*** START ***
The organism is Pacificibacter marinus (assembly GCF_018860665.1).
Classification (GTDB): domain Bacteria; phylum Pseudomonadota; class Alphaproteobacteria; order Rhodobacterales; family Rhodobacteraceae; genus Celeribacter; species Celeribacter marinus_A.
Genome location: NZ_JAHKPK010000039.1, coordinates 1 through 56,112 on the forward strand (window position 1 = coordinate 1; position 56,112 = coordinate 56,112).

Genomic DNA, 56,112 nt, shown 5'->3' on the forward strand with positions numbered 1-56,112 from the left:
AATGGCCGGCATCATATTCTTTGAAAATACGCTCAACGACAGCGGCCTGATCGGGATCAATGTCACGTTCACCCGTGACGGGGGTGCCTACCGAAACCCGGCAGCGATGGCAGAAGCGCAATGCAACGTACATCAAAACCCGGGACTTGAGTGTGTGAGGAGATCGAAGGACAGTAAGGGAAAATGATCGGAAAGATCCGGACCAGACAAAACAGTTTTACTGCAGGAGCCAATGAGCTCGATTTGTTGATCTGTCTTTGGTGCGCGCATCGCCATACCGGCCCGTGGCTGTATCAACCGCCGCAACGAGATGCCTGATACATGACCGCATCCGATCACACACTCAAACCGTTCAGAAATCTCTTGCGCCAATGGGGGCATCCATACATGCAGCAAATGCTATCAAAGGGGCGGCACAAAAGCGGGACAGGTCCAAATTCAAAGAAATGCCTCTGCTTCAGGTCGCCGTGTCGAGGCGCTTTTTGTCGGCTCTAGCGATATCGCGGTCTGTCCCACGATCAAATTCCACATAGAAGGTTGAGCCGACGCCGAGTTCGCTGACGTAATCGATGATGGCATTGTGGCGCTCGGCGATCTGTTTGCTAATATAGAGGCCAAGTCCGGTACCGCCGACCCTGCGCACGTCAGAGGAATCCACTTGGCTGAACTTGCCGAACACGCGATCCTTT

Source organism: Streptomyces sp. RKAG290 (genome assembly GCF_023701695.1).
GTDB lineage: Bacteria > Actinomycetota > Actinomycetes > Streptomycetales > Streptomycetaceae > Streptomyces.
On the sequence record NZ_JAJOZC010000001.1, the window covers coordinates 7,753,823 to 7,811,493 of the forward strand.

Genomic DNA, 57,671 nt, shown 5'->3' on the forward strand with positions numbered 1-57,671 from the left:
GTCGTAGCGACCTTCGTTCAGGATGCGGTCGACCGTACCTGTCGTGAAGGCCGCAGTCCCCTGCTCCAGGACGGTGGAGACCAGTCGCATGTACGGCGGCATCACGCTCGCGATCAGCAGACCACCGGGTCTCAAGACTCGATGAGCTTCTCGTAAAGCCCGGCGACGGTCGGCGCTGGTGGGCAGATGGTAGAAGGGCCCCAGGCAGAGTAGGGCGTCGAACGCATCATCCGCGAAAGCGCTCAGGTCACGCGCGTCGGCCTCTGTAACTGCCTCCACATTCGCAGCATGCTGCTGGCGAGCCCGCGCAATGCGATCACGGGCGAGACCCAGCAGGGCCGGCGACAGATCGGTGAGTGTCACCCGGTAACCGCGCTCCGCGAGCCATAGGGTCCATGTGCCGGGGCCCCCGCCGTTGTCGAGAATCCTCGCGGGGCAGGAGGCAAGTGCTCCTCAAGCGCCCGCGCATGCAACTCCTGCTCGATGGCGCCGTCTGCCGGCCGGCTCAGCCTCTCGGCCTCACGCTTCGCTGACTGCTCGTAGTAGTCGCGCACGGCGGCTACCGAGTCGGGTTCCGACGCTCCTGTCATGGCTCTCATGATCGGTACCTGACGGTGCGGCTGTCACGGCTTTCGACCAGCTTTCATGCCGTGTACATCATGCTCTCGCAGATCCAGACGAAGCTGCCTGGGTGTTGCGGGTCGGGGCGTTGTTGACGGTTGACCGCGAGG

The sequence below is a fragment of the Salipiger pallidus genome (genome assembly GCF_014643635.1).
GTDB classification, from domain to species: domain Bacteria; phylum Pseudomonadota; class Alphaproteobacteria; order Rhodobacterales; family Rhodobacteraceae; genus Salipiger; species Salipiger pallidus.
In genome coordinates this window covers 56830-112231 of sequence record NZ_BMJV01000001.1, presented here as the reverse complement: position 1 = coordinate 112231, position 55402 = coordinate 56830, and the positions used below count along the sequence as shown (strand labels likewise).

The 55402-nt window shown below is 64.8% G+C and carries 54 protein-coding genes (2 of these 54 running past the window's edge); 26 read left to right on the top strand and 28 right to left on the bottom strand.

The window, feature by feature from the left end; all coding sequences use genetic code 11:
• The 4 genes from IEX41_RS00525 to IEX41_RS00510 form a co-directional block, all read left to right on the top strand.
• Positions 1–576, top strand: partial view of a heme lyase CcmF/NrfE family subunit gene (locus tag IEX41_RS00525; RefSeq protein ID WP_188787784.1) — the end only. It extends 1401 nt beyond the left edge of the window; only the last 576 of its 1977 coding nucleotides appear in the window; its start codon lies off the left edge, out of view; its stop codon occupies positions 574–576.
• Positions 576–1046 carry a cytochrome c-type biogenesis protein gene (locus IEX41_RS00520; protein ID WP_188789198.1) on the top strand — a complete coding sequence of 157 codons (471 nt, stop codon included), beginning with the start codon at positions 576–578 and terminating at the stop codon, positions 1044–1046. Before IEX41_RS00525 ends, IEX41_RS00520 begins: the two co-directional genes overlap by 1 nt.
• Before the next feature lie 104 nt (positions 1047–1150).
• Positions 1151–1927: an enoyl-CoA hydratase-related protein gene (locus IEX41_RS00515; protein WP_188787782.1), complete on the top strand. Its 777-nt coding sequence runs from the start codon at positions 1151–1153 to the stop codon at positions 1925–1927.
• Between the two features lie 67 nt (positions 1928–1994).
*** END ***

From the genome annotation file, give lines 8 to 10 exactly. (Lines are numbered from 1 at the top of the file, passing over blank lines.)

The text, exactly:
On the sequence record NZ_JAJOZC010000001.1, the window covers coordinates 7,753,823 to 7,811,493 of the forward strand.

Genomic DNA, 57,671 nt, shown 5'->3' on the forward strand with positions numbered 1-57,671 from the left:
GTCGTAGCGACCTTCGTTCAGGATGCGGTCGACCGTACCTGTCGTGAAGGCCGCAGTCCCCTGCTCCAGGACGGTGGAGACCAGTCGCATGTACGGCGGCATCACGCTCGCGATCAGCAGACCACCGGGTCTCAAGACTCGATGAGCTTCTCGTAAAGCCCGGCGACGGTCGGCGCTGGTGGGCAGATGGTAGAAGGGCCCCAGGCAGAGTAGGGCGTCGAACGCATCATCCGCGAAAGCGCTCAGGTCACGCGCGTCGGCCTCTGTAACTGCCTCCACATTCGCAGCATGCTGCTGGCGAGCCCGCGCAATGCGATCACGGGCGAGACCCAGCAGGGCCGGCGACAGATCGGTGAGTGTCACCCGGTAACCGCGCTCCGCGAGCCATAGGGTCCATGTGCCGGGGCCCCCGCCGTTGTCGAGAATCCTCGCGGGGCAGGAGGCAAGTGCTCCTCAAGCGCCCGCGCATGCAACTCCTGCTCGATGGCGCCGTCTGCCGGCCGGCTCAGCCTCTCGGCCTCACGCTTCGCTGACTGCTCGTAGTAGTCGCGCACGGCGGCTACCGAGTCGGGTTCCGACGCTCCTGTCATGGCTCTCATGATCGGTACCTGACGGTGCGGCTGTCACGGCTTTCGACCAGCTTTCATGCCGTGTACATCATGCTCTCGCAGATCCAGACGAAGCTGCCTGGGTGTTGCGGGTCGGGGCGTTGTTGACGGTTGACCGCGAGG